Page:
Bike Share in the U.S.: 2017

Bike Share in the U.S.: 2017

NACTO studied the data from all available sources about docked and dockless bike share systems. They found that docked bike share systems show steady growth, while dockless bike share systems are more volatile.

Autonomous vehicles (AVs) are a near future reality and the implications of AVs on city development and urban form, while potentially widespread and dramatic, are not well understood. In addition, there are other fundamentally disruptive technological forces undergoing simultaneous rapid development and deployment, including the introduction of new mobility technologies and the associated paradigm shift to thinking of mobility as a service, as well as the continued growth of e-commerce and the related rise in goods delivery. The purpose of this report is to examine how these forces of change are impacting, or will likely impact transportation, land use, urban design, and real estate, and what the implications may be for equity, health, the economy,the environment, and governance. Our aim was to identify key research areas that will assist in evidence-based decision making for planners, urban designers, and developers to address this critical paradigm shift. We identified key research questions in land use, urban design, transportation, and real estate that will rely on the expertise of these disciplines and lay the foundation for a research agenda examining how AVsand new mobility may impact the built environment. This report describes the first order impacts, or the broad ways that the form and function of cities are already being impacted by the forces of change identified above.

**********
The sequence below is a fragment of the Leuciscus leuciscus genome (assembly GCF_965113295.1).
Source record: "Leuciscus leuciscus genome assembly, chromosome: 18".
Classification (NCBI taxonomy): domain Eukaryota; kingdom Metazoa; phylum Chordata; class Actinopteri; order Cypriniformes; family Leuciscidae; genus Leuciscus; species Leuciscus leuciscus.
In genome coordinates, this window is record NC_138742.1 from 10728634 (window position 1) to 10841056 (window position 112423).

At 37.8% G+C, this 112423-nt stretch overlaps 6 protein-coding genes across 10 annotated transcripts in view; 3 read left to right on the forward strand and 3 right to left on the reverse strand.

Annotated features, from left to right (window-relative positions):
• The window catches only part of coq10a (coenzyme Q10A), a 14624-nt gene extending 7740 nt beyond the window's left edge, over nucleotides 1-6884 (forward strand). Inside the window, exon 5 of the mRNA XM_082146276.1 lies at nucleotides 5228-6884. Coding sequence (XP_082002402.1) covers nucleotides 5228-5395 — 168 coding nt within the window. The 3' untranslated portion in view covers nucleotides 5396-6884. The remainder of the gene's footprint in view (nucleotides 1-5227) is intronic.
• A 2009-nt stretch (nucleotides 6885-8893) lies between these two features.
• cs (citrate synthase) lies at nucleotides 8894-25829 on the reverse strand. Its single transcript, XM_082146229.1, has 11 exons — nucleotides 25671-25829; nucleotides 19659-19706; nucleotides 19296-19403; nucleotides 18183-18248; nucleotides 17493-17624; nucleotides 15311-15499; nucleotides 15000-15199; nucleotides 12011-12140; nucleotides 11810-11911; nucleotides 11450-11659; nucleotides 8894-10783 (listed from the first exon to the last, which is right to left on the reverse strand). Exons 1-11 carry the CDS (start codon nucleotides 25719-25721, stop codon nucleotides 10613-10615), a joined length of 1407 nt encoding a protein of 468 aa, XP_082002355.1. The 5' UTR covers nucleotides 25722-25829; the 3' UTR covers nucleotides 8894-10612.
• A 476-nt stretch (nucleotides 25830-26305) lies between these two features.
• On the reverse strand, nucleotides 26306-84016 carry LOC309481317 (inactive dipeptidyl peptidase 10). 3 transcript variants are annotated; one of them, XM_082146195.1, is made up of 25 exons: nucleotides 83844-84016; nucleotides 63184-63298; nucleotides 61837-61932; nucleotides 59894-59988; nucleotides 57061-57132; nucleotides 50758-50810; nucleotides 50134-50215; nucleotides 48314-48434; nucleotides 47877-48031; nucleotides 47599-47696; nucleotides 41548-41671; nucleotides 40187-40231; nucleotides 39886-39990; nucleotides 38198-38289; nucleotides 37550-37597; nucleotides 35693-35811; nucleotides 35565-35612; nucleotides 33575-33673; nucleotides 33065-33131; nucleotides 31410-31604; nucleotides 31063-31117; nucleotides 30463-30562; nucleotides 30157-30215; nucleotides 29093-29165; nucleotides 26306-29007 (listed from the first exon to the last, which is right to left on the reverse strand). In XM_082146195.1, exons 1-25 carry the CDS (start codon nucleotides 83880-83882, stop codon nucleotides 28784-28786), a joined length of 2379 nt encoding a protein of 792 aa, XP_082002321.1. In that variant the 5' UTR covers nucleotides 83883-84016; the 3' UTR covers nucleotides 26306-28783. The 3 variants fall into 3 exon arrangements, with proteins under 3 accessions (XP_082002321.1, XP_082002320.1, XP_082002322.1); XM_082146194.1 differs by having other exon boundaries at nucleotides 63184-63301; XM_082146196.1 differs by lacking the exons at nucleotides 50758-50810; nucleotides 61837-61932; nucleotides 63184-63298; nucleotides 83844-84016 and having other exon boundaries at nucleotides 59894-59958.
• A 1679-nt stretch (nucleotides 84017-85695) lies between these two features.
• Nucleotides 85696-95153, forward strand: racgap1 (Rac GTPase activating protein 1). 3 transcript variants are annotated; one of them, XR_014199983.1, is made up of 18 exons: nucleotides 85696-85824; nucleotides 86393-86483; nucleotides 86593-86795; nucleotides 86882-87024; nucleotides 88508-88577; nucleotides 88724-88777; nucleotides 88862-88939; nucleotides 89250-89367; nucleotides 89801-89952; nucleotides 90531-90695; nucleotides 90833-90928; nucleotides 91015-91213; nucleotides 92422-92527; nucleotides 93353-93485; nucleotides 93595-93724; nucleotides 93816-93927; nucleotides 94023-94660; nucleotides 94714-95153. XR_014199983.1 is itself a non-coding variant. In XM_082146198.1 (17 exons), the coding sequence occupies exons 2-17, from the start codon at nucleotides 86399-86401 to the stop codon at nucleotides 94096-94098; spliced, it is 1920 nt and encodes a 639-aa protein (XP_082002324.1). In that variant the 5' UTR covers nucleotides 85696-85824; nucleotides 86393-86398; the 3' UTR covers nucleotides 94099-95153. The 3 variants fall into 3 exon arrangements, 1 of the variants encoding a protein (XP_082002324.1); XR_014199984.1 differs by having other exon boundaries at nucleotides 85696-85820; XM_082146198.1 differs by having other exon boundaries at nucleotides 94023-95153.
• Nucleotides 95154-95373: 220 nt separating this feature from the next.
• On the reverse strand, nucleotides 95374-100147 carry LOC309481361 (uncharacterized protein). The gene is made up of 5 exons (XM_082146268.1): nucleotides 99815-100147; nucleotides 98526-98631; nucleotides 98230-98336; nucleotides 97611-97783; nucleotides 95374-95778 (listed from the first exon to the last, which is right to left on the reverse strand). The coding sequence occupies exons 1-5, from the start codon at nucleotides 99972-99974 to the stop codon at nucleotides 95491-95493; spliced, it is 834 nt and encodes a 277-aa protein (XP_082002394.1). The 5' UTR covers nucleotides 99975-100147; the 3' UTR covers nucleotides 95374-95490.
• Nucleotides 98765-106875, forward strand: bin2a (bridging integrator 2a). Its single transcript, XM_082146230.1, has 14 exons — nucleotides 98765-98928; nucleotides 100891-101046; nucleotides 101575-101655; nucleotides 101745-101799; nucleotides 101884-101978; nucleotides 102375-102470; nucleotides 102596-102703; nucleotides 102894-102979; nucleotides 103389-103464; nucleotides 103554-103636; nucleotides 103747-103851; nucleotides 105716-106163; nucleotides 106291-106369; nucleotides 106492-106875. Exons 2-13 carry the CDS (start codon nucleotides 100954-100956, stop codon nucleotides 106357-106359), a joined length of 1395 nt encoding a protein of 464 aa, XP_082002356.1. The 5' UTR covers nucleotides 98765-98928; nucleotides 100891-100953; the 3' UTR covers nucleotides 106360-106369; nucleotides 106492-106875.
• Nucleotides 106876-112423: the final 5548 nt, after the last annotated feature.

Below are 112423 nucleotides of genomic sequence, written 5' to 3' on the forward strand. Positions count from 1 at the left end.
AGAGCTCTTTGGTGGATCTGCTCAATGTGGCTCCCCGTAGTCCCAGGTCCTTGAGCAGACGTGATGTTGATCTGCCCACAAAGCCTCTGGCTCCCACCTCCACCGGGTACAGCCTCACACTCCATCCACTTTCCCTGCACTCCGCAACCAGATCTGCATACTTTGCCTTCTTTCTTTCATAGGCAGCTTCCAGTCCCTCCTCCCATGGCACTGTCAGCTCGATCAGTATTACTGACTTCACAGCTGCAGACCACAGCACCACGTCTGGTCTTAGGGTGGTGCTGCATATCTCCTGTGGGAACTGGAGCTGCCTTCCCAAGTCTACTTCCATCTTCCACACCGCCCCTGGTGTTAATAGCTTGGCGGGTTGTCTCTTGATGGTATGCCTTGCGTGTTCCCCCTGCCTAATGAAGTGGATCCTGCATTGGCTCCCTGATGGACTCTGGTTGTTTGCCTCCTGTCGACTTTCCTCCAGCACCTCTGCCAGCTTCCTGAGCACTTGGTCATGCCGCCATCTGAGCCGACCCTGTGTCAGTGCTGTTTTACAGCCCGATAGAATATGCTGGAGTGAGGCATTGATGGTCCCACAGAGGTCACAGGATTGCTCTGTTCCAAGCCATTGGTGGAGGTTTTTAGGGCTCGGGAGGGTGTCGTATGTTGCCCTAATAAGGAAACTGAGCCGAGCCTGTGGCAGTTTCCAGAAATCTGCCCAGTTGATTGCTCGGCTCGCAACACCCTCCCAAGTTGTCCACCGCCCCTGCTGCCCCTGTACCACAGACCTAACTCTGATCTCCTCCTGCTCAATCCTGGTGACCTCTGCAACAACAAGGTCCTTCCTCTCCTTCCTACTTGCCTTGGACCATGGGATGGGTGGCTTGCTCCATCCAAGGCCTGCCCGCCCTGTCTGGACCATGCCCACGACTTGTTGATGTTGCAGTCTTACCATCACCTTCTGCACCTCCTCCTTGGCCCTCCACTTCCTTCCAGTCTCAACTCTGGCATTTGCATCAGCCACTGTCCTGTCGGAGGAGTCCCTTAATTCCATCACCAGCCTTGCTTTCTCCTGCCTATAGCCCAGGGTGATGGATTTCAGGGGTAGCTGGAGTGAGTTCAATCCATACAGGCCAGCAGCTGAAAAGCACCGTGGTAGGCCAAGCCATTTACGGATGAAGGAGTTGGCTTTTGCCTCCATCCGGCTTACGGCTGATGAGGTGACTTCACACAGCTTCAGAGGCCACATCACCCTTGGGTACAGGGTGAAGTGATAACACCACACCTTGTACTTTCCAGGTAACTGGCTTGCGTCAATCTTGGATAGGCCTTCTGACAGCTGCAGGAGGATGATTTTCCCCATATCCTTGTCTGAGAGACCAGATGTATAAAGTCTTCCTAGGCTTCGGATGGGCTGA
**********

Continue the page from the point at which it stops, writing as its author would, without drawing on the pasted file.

Key findings

The number of bike share bikes in the U.S. went from 42,500 at the end of 2016 to 100,000 bikes at the end of 2017. Most of that increase came from new dockless bikes.

By the end of 2017, dockless bikes accounted for 44% of bike share bikes in the U.S. However, dockless bike trips accounted for only 4% of bike share bike trips taken in 2017.

32% of cities with station-based bike share systems have an income-based discount program. This number rose 33% from 2016. These programs attempt to make ridership more affordable for a wide range of people.

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